There hasn’t been much news coverage about the possibility of changing the methodology for the ACS (voluntary as opposed to mandatory) and recovering the expense of enlarging the sample (a la Canada and its voluntary NHS) by charging users for access to the data.
Jordain Carney | Scripps Howard News Service
March 7, 2012
Those who argued for making the ACS voluntary said requiring participation is unconstitutional.
“I am here to suggest that the federal government does not have an overriding, compelling state interest to force people to divulge their private matters,” said Rep. Ted Poe, R-Texas, who appeared as a witness at the hearing.
Poe has repeatedly said the ACS should be voluntary. He introduced a bill, H.R. 931, in March 2011 that would make the survey voluntary.
Census Bureau Director Robert Groves disagreed. “The U.S. Constitution empowers Congress to carry out the census,” Groves said. “That is unambiguous in the Constitution.”
Groves said Census Bureau staff are required to find a statute that allows them to collect information before they put a question on the survey.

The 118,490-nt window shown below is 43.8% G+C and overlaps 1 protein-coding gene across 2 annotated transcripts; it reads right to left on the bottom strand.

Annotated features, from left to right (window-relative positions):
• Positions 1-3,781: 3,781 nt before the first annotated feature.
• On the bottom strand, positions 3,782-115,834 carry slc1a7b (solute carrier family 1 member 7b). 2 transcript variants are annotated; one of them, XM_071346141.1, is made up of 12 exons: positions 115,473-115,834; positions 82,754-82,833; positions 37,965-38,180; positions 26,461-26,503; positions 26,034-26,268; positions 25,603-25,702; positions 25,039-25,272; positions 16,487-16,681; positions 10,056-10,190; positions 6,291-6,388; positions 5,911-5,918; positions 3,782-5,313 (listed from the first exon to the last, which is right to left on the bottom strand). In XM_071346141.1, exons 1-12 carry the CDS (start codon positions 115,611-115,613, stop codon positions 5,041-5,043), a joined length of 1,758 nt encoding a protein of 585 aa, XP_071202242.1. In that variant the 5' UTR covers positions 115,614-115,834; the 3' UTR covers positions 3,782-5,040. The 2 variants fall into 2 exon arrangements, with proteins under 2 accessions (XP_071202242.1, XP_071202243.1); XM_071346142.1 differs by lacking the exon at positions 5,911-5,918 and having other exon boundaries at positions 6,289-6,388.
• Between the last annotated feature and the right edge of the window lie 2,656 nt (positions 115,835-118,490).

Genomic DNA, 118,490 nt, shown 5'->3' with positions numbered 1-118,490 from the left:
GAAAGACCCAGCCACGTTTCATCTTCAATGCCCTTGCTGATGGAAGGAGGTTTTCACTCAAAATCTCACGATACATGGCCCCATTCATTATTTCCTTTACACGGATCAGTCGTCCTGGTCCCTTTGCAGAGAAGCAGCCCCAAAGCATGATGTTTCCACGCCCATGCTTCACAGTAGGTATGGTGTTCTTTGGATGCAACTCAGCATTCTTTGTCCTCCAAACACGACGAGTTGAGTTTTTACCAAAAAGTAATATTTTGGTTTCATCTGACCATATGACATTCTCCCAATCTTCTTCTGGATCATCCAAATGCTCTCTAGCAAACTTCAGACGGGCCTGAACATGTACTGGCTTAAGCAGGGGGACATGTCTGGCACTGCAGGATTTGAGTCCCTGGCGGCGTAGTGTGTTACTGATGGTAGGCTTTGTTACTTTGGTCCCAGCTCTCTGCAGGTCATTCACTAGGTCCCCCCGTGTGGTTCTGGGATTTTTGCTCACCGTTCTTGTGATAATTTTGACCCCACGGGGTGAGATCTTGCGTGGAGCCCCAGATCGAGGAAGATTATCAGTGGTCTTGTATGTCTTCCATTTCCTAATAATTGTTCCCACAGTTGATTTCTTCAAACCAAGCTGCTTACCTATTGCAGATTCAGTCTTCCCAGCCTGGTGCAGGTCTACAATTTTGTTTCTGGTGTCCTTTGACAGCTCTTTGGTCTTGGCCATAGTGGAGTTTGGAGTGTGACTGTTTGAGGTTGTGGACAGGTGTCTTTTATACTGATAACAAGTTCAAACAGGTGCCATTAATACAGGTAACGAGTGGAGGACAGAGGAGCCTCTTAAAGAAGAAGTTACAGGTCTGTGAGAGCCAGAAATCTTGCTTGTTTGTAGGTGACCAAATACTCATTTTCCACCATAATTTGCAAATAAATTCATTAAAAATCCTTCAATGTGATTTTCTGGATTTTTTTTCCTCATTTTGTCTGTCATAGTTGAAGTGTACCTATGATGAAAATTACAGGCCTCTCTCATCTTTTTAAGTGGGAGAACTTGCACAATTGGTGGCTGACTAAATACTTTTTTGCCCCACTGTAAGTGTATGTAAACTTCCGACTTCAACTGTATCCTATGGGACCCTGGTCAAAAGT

Rep. Darrell Issa, a California Republican who is chairman of the House Committee on Oversight and Government Reform, said legally requiring a response violates the First, Fourth and Fifth Amendments.
Most of the witnesses were in favor of the ACS as a source of small-area data and left it to the Census Bureau to determine how to collect the data.
“It is literally this country’s only source of small-area statistics,” Groves said.
Making the survey voluntary would dramatically decrease responses and increase costs by approximately $66 million per year, he said.
“Without good data, policy makers are essentially flying blind,” Andrew Biggs, resident scholar at the American Enterprise Institute, said.
Those who do not complete the survey can receive a fine of as much as $5,000. Groves said no one has ever been penalized for refusing to answer the survey.
An alternative to the required ACS could be having the private sector pay for at least part of the Census Bureau’s survey.
Groves said the Census Bureau doesn’t have the research to say if receiving private funding would threaten the accuracy of the data.
“We haven’t considered this seriously,” Groves said. “Other countries have taken the posture that this is a basic responsibly of the central government.”